Almost two decades later, there's finally an answer to the question everybody first asked about compact discs: "When am I going to be able to record on these things?"
With a computer and a CD-recorder drive, it's now quite cheap to "burn" your own audio or data CDs: Drives cost from $200 to $300, while the discs sell for less than a buck apiece if you buy in bulk. You can put together mixes of your favorite songs or -- let's be real here -- copy albums for nearly free. You can also archive your e-mail, backup your data, or -- let's be real here -- copy software for nearly free.
The bad news, though, is that so much of this technology remains in a primitive state of user-hostility, especially when it comes to rewritable CD-RW discs.
That hasn't stopped computer manufacturers from pushing CD-RW drives as the next must-buy gadget. Compaq, Dell, Gateway, Hewlett-Packard, IBM and Sony all offer or will soon offer CD-RW drives as an option, and these and other firms also sell RW drives to plug into existing computers. Even Iomega, which has managed to put Zip drives on seemingly half of the desks in America, plans to start selling CD burners this fall.
We looked at two of these add-on units, Sony's Spressa CRX100E/X and QPS's Que! drive. Both plug into the Universal Serial Bus ports on Macs and PCs; Sony bundles Mac and Win 98 software, while QPS includes only Mac programs, with Win 98 software $20 extra. You can also install a drive internally (cheaper, but considerably more complicated) or plug it into a PC's parallel port (slow, conflict-prone, generally a bad idea) or a Mac's SCSI port (slightly more expensive, not an option for iMac owners).
Both drives' USB connections enabled an easy, fast setup, aside from Win 98 swapping drive letters (it evicted an internal CD-ROM from D: to G:). But things got interesting once I started using the bundled software to record data and audio CDs and move data on and off CD-RW discs.
The Sony's software is, in a word, bad. The Windows HotBurn program regularly froze up the computer, its "wizard" interface was too limiting and its "expert" interface was grotesquely complex. (This is a common failing of many Windows programs, but that's another article entirely.) The Mac program, Discribe, was littered with confusing jargon and forced me to march through a linear series of screens to get anything done.
QPS was wise to offer the industry standard software, Adaptec's Toast (for Mac) and Easy CD Creator (for Windows). Toast was a much simpler, more logical program to use; to copy a CD, drag its icon into the Toast window, then click "Write CD." Easy CD Creator wasn't quite so elegant, but at least it didn't crash the computer like HotBurn.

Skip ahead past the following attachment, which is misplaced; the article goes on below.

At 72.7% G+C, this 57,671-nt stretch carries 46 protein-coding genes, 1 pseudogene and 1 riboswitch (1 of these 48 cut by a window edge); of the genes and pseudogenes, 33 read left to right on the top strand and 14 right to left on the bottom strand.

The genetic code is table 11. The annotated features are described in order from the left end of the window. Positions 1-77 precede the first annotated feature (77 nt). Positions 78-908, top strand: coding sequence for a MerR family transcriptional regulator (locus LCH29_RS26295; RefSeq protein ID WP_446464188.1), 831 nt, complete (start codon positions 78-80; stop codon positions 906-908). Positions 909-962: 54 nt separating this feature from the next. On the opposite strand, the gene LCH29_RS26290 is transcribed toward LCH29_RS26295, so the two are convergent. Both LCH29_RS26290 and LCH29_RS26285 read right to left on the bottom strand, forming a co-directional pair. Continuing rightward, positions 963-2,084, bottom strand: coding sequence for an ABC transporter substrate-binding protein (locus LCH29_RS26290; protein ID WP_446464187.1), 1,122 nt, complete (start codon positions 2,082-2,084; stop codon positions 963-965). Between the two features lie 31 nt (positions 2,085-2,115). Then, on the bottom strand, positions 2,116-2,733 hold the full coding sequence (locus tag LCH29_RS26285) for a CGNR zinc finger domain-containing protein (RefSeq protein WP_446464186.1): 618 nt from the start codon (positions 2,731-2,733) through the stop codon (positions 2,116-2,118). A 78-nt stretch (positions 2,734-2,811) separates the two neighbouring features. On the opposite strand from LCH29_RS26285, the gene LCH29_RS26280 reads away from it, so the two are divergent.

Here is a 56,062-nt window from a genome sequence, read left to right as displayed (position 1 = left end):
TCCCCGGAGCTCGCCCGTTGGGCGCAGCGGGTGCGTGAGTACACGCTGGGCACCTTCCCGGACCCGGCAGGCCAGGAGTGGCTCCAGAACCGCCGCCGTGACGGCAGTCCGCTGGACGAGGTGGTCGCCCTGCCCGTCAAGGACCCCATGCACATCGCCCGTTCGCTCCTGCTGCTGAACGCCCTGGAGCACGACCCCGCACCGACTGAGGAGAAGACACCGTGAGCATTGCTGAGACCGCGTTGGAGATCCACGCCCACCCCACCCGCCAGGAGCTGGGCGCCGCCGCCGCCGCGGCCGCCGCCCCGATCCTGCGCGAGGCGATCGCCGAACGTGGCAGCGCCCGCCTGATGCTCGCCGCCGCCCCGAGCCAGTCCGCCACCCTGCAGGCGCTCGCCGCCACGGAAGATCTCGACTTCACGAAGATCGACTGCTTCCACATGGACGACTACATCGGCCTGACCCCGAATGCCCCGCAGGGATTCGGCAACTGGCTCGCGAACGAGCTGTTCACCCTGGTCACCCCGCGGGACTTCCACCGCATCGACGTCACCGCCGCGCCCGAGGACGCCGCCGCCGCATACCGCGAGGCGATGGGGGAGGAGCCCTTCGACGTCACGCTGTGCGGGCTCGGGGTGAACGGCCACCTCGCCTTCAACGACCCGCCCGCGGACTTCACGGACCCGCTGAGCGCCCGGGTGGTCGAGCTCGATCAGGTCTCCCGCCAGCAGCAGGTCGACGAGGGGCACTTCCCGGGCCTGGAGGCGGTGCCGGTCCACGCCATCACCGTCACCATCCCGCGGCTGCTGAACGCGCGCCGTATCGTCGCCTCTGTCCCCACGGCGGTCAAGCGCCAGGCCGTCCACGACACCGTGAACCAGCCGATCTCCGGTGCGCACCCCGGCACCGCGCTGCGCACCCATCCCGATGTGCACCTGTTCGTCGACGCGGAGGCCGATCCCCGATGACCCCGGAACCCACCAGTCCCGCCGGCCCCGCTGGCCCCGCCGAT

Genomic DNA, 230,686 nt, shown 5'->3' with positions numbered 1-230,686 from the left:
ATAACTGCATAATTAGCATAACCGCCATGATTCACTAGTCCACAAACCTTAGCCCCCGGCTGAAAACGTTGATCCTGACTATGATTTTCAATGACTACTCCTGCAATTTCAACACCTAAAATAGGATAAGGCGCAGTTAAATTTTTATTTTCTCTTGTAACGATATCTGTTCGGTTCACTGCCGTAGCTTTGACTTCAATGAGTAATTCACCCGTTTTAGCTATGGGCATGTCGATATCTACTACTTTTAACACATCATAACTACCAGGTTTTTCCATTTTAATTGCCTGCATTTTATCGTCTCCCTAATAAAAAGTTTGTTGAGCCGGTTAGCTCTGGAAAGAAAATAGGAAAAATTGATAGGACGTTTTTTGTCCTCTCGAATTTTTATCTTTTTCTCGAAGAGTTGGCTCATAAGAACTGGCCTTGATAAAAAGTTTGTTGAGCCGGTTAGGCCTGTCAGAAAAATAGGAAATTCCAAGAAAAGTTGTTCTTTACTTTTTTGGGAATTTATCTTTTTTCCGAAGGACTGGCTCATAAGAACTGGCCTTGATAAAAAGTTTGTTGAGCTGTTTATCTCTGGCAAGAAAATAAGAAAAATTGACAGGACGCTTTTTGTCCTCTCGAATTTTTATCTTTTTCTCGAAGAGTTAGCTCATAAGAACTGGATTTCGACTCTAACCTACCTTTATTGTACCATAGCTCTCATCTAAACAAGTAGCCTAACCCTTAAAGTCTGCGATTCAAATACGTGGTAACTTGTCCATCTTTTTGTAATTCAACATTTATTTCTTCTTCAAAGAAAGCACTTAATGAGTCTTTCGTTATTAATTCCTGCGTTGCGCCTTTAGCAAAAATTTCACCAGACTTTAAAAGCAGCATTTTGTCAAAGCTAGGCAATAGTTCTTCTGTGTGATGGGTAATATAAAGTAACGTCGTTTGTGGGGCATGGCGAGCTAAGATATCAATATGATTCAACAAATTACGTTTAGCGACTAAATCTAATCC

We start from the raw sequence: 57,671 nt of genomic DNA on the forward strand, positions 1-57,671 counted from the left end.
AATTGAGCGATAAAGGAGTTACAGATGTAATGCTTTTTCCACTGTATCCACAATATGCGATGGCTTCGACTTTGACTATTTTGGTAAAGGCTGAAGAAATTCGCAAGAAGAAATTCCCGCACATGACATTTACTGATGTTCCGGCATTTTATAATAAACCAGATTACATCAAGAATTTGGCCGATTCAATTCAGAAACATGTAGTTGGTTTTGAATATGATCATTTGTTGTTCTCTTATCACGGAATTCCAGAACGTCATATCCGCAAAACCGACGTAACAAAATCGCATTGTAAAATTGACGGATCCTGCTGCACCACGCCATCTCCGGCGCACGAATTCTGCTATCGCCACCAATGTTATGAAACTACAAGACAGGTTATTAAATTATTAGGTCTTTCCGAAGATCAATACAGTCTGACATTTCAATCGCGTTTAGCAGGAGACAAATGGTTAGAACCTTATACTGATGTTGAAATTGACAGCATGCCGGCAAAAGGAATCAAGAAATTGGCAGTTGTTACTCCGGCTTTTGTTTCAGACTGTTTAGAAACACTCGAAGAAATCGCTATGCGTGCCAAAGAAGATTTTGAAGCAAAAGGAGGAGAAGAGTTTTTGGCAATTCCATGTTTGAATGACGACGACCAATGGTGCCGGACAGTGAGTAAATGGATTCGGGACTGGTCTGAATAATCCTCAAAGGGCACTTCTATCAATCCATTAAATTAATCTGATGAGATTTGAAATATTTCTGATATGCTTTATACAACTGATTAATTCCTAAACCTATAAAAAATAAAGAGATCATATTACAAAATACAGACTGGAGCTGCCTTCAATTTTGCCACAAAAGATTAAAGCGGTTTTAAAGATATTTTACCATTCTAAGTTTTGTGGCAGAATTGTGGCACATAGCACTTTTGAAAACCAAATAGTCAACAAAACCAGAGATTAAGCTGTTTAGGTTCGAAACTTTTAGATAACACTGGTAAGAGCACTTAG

But none of these programs can avoid the fundamental hazard of CD burning. Because a single glitch in recording turns the disc into an unreadable "coaster," good only to rest a drink on, you're supposed to perform a test write to verify that your hardware can keep up. This doubles the 12 to 15 minutes it should take to write a disc at 4x speed -- unless the test write fails, in which case you must step down to 2x, test that speed, then write the disc. It's time-consuming, but at least you can get the hang of it after a few tries.
Things are much worse when it comes to working with CD-RWs. This is too bad, since RW discs could be a great backup solution: They cost only $10 or so individually, they're durable as heck and almost all current computers can read them. (Older CD-ROM drives, as well as almost all audio CD players, lack the circuitry required for rewritable discs.)
The problem is that the most common CD-recording programs -- titles like Toast, Easy CD Creator, HotBurn and Discribe -- are geared toward traditional, write-once CD burning; using them on a CD-RW creates multiple "sessions" of data, one for each set of files copied onto the disc. The results are confusing; for instance, a multiple-session RW disc shows up on a Mac desktop as multiple CD icons.
The answer is a "packet writing" utility, such as Adaptec's DirectCD, which lets you treat an RW disc just like a hard drive, dragging files to and from it in Windows Explorer or the Mac Finder. But not all drives include a packet-writing program; you can buy one separately, but make sure it supports your drive first. And to get an otherwise CD-RW-fluent CD-ROM drive to read packet-written discs, you'll also need a "UDF (Universal Disc Format) reader" utility.
Once you have the right tools, budget another 45 minutes to format an RW disc for packet writing. The logical thing to do would be to sell rewritable discs pre-formatted for such use, but, oops, nobody does that. (An Adaptec representative said such discs are sold in Japan, but had no idea why they're not here.)
Don't worry: Sooner or later, the folks in the industry will figure this stuff out. Probably just as they start pushing DVD-RW (the subject of next Friday's feature) as the next big thing.
Que! Drive, QPS
Spressa CRX100E/X, Sony; Win 98/Mac, $370.